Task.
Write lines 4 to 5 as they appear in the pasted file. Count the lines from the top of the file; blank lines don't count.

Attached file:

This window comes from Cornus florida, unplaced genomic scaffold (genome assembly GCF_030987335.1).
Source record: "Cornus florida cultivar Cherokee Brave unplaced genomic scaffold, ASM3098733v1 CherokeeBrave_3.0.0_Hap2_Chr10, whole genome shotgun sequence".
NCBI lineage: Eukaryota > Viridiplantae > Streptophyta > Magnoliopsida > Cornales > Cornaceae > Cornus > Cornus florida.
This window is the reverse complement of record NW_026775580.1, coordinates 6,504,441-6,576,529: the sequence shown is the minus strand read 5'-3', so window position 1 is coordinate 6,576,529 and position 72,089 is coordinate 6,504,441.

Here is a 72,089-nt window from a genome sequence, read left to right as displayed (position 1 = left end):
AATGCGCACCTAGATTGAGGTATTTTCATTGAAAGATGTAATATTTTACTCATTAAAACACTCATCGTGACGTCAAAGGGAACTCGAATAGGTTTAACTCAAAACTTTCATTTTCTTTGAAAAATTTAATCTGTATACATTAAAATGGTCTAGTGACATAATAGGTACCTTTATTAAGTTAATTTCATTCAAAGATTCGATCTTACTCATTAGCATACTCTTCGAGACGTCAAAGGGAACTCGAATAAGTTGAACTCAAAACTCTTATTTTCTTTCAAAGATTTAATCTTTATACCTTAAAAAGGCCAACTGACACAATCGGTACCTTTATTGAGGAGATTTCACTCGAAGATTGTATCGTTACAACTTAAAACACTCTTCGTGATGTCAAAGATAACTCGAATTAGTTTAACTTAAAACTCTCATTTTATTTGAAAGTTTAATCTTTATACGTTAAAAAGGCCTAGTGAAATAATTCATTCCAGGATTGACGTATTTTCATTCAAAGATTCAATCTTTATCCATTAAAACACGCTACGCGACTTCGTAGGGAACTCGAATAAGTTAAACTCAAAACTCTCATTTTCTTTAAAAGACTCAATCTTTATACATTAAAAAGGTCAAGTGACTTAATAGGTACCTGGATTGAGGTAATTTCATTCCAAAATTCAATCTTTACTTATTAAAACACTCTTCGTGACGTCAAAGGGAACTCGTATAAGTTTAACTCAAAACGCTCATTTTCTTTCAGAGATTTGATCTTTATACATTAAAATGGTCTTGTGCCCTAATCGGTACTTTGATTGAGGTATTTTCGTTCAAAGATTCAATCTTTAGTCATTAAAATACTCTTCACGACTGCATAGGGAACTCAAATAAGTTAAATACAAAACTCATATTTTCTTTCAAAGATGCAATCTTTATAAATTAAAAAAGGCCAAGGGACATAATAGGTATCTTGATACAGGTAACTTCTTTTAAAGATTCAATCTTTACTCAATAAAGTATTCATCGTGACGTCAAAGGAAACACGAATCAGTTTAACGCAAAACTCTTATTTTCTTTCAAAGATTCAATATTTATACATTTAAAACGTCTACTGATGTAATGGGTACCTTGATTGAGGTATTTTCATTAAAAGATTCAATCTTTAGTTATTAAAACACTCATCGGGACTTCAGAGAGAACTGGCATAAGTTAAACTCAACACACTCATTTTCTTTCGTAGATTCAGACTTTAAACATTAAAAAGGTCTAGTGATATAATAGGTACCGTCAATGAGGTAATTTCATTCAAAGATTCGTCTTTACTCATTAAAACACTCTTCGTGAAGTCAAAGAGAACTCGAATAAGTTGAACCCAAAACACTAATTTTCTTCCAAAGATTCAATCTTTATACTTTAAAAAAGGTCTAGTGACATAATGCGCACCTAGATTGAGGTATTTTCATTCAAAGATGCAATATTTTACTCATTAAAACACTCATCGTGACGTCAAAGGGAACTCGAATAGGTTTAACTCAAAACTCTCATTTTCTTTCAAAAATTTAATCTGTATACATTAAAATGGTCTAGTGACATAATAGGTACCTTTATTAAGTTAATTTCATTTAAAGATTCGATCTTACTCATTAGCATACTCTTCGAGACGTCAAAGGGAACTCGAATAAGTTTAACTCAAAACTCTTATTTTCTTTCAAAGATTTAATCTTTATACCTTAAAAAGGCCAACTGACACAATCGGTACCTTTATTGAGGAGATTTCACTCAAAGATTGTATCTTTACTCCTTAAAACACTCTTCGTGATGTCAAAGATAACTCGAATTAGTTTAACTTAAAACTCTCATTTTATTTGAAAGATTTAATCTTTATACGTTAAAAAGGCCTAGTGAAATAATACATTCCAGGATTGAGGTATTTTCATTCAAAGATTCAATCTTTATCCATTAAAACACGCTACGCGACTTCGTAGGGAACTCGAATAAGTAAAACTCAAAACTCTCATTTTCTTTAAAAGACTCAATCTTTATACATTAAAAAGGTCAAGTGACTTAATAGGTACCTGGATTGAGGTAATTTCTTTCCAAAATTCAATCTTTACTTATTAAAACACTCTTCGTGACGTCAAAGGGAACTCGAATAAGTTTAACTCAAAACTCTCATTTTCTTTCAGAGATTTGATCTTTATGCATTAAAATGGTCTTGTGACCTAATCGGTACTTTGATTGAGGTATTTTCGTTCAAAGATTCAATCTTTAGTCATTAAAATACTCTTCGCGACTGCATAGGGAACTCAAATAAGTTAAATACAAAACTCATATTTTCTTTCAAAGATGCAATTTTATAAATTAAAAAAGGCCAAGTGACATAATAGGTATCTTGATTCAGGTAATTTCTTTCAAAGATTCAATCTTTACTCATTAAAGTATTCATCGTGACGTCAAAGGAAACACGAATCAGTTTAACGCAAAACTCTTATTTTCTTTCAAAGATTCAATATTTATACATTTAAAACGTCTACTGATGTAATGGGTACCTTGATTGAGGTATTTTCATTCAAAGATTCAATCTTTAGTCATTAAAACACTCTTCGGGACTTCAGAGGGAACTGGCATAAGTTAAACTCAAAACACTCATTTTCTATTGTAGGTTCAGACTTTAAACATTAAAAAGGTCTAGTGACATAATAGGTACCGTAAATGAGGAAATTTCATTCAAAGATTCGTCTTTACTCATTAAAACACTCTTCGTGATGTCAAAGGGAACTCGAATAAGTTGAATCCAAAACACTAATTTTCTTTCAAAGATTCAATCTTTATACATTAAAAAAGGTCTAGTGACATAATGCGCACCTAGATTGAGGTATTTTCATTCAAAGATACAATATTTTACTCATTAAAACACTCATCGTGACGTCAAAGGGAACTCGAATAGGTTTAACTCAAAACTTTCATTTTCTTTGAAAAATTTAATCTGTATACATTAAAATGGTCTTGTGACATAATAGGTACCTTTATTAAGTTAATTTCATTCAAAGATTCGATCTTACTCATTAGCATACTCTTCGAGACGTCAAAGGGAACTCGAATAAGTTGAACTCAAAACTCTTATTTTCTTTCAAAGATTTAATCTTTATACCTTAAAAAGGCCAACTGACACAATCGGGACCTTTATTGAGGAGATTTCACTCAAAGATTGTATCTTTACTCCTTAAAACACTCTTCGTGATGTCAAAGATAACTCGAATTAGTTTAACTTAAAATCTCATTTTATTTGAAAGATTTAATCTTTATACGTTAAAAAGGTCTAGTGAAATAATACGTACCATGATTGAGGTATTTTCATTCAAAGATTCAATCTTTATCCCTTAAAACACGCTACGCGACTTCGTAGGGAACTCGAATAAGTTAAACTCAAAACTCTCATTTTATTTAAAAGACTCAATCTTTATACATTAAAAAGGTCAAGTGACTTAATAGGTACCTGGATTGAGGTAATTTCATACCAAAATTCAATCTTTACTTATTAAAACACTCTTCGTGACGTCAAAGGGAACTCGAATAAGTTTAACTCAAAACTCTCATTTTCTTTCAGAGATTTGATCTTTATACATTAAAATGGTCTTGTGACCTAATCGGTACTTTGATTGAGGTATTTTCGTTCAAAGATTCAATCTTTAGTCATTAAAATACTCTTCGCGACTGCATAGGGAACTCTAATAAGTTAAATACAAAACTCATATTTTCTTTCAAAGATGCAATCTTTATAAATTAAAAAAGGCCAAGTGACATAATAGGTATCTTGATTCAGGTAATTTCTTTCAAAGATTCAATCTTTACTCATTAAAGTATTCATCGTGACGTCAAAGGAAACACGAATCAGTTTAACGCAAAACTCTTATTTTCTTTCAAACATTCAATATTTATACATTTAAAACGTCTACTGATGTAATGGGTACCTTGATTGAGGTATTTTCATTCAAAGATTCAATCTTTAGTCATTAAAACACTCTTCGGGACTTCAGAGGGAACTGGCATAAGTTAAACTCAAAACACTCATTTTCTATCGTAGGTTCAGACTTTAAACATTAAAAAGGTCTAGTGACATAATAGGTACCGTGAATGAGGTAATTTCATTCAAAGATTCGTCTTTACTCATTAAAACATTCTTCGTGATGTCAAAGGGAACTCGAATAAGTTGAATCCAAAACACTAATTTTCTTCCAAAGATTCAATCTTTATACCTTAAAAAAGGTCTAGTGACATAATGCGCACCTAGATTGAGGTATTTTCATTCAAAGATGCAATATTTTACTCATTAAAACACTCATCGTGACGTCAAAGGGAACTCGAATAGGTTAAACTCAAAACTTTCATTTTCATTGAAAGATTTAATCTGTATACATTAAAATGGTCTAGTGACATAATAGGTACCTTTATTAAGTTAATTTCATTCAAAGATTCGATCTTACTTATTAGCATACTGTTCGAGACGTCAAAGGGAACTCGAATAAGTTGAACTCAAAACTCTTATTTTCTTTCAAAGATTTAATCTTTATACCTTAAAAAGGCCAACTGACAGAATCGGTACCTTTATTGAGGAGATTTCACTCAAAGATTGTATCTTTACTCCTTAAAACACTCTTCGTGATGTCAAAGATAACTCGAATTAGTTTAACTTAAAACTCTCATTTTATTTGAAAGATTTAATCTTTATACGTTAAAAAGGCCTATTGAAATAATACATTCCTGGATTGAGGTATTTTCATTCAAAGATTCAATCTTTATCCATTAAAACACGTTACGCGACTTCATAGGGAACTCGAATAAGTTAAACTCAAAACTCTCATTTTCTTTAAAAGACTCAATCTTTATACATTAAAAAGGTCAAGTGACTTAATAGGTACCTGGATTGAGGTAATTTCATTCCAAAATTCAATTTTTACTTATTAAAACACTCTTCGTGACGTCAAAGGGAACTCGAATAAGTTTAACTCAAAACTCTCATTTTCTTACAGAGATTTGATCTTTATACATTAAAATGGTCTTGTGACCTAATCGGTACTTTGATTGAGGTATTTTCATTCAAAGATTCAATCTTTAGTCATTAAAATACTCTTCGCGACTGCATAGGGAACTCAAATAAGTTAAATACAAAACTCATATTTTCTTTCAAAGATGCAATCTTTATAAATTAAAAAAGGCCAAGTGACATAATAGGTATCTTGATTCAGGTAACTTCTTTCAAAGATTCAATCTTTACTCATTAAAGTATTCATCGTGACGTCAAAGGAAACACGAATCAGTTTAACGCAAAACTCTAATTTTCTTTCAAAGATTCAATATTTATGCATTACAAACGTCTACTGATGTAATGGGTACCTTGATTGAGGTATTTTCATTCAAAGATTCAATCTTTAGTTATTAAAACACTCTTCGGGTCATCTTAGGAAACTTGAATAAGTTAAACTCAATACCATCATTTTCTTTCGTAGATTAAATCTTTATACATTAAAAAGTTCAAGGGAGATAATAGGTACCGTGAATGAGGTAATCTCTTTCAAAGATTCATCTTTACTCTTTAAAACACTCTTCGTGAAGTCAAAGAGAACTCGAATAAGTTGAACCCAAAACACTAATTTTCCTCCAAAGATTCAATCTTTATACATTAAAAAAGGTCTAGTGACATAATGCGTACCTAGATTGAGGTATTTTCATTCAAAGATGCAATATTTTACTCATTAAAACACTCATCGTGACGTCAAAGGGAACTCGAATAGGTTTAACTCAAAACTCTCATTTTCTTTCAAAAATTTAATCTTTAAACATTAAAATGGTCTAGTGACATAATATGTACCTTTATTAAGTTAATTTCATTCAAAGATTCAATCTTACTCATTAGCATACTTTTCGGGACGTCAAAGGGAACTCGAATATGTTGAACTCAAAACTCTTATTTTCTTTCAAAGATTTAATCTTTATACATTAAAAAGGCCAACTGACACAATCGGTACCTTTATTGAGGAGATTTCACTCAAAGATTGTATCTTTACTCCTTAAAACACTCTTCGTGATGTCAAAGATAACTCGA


This window is the reverse complement of record NW_026775580.1, coordinates 6,504,441-6,576,529: the sequence shown is the minus strand read 5'-3', so window position 1 is coordinate 6,576,529 and position 72,089 is coordinate 6,504,441.

Here is a 72,089-nt window from a genome sequence, read left to right as displayed (position 1 = left end):